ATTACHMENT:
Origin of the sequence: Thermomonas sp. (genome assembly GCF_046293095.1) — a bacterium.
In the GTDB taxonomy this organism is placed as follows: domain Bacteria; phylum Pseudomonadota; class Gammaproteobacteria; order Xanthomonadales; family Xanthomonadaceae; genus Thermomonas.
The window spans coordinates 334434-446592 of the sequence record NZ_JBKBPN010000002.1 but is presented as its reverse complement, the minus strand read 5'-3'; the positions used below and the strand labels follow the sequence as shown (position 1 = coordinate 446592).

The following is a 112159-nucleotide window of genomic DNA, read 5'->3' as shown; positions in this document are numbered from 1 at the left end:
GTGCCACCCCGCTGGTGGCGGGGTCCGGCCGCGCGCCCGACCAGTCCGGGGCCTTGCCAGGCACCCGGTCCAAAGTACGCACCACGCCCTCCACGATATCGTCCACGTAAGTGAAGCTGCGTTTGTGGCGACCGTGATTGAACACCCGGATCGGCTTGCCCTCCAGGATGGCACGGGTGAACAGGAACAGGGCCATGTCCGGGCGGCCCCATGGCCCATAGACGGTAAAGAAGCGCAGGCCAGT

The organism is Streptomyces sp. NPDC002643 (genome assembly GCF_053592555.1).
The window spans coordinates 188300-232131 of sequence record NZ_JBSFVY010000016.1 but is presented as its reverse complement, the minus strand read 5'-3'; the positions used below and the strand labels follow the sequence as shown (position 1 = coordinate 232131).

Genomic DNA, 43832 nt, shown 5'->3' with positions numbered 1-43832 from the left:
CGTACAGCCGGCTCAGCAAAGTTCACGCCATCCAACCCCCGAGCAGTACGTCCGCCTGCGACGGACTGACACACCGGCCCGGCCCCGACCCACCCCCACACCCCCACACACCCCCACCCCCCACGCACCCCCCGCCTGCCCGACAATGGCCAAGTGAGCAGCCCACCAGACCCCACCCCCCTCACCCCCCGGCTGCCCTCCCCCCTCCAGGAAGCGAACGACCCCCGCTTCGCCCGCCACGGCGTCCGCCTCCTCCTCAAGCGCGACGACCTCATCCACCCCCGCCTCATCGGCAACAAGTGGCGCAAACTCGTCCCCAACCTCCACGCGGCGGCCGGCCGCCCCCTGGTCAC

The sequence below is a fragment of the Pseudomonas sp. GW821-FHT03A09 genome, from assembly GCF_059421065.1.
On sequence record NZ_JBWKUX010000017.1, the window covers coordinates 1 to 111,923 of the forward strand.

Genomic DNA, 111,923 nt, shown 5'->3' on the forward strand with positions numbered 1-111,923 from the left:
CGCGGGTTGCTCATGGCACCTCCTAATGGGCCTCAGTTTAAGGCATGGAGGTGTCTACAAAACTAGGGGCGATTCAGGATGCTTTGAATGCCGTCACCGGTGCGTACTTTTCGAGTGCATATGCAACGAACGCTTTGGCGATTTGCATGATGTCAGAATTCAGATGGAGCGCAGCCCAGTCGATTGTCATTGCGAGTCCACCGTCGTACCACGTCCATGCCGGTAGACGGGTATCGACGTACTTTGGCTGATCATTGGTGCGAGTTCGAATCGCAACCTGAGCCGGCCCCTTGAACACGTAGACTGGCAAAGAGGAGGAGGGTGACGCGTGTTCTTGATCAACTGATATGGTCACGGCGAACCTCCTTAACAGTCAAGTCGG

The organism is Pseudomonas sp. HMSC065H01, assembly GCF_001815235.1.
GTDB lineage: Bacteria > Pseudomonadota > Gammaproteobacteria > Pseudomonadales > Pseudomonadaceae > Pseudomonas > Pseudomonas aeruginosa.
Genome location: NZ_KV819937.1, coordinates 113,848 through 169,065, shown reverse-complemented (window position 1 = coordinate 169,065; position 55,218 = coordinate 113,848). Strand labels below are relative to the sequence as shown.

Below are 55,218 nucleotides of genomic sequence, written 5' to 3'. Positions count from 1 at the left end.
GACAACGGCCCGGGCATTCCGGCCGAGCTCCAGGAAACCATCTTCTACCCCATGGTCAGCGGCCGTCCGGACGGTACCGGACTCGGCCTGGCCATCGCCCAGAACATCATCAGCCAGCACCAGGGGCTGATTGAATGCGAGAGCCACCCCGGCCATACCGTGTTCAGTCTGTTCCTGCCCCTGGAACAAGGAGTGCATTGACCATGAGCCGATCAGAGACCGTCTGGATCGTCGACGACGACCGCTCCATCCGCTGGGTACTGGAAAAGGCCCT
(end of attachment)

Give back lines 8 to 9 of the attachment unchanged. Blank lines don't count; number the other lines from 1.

Genomic DNA, 43832 nt, shown 5'->3' with positions numbered 1-43832 from the left:
CGTACAGCCGGCTCAGCAAAGTTCACGCCATCCAACCCCCGAGCAGTACGTCCGCCTGCGACGGACTGACACACCGGCCCGGCCCCGACCCACCCCCACACCCCCACACACCCCCACCCCCCACGCACCCCCCGCCTGCCCGACAATGGCCAAGTGAGCAGCCCACCAGACCCCACCCCCCTCACCCCCCGGCTGCCCTCCCCCCTCCAGGAAGCGAACGACCCCCGCTTCGCCCGCCACGGCGTCCGCCTCCTCCTCAAGCGCGACGACCTCATCCACCCCCGCCTCATCGGCAACAAGTGGCGCAAACTCGTCCCCAACCTCCACGCGGCGGCCGGCCGCCCCCTGGTCAC